New Google Chromecast TV Review: Mostly Enjoyable

Hey, I’m Chris. I wrote this article and I’m also the founder and Editor of DailyTekk. Lets connect on Twitter, Instagram, Snapchat and YouTube. Check back daily!

I’m feeling bipolar toward the new Chromecast TV from Google. It’s an outside-the-box gadget that still manages to deliver the same old experience. It’s brilliant but backwards. It’s easy to use at times but a bit of a pain at others. I’m split; there’s a lot to like and plenty of room for improvement.

Chromecast TV is a small dongle that plugs into your TV’s HDMI port. Aside from the colorful dongle itself there’s a power cord (which is nice and long and comes with a velcro wrap for easy cord control) and a short HDMI cord.

Setup is an absolute breeze. Without reading any instructions, I was up and running within a couple of minutes. Once it’s plugged in, you download the Chromecast app (yes it works with iOS and iPhones) and follow the setup instructions. You’ll teach the Chromecast TV your home network’s password and that’s about it.

Heading into the Chromecast experience I wasn’t quite sure what to expect. In the past I had used the Apple TV and several Roku devices. Those devices were my reference point which meant I expected an interface with apps, search, games… you know, an experience of some sort.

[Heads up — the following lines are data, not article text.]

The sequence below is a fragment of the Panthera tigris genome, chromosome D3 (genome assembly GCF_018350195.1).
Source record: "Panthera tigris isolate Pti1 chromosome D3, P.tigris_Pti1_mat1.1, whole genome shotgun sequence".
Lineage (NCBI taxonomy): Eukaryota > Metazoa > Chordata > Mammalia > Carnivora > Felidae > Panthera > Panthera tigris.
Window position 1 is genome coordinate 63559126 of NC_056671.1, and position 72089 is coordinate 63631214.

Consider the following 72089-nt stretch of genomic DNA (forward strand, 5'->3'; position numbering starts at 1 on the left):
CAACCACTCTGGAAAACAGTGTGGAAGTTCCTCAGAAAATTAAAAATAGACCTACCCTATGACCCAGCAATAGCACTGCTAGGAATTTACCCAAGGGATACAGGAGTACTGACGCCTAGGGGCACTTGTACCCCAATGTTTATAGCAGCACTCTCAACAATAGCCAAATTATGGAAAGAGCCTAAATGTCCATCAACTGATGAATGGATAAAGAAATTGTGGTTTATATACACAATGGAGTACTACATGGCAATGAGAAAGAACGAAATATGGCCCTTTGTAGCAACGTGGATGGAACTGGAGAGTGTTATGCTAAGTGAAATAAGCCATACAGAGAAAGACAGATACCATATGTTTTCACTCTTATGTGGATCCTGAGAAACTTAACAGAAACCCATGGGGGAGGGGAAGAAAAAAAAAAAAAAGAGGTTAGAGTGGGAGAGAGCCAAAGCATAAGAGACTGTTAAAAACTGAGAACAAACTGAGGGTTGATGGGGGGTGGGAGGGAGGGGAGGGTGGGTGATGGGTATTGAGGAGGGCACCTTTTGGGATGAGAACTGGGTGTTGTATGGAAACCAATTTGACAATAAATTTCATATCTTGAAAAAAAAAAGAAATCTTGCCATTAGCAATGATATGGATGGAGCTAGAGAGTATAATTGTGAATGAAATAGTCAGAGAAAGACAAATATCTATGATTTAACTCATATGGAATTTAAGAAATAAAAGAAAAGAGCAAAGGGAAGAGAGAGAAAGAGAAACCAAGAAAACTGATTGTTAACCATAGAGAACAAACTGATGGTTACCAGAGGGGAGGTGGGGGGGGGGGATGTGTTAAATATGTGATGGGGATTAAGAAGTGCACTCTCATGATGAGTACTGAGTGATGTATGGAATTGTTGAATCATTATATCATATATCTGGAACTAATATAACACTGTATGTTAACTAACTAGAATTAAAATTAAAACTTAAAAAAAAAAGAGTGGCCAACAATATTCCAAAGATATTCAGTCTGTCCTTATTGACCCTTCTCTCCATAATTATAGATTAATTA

But that’s not how the Chromecast works. It operates off of your device; as in completely off your device. In my case that meant an iPhone 6s. So my iPhone became the remote and the interface.

With Chromecast you don’t browse for content on your TV. Your find content you want to play through various apps on your phone. There’s no unifying app, even, to pull everything together. The Chromecast app itself basically informes you what apps work with the Chromecast TV and, aside from some piddly other features, doens’t do much else.

So if you want to watch something on Netflix you’ll have to open the Netflix app. Same goes for content on PBS, Plex, Crackle, etc. It’s usable, but it’s not ideal. If you’re using a phone with only 16 GBs of onboard storage, you might find yourself limited by the amount of apps you can actually download and use in conjunction with the TV (especially if you take a lot of photos or videos).

The splintered app experience is frustrating because different apps have different control schemes. Netflix, which probably has the best controls of the apps I tried, lets you rewind 30 seconds and has large pause, play ...

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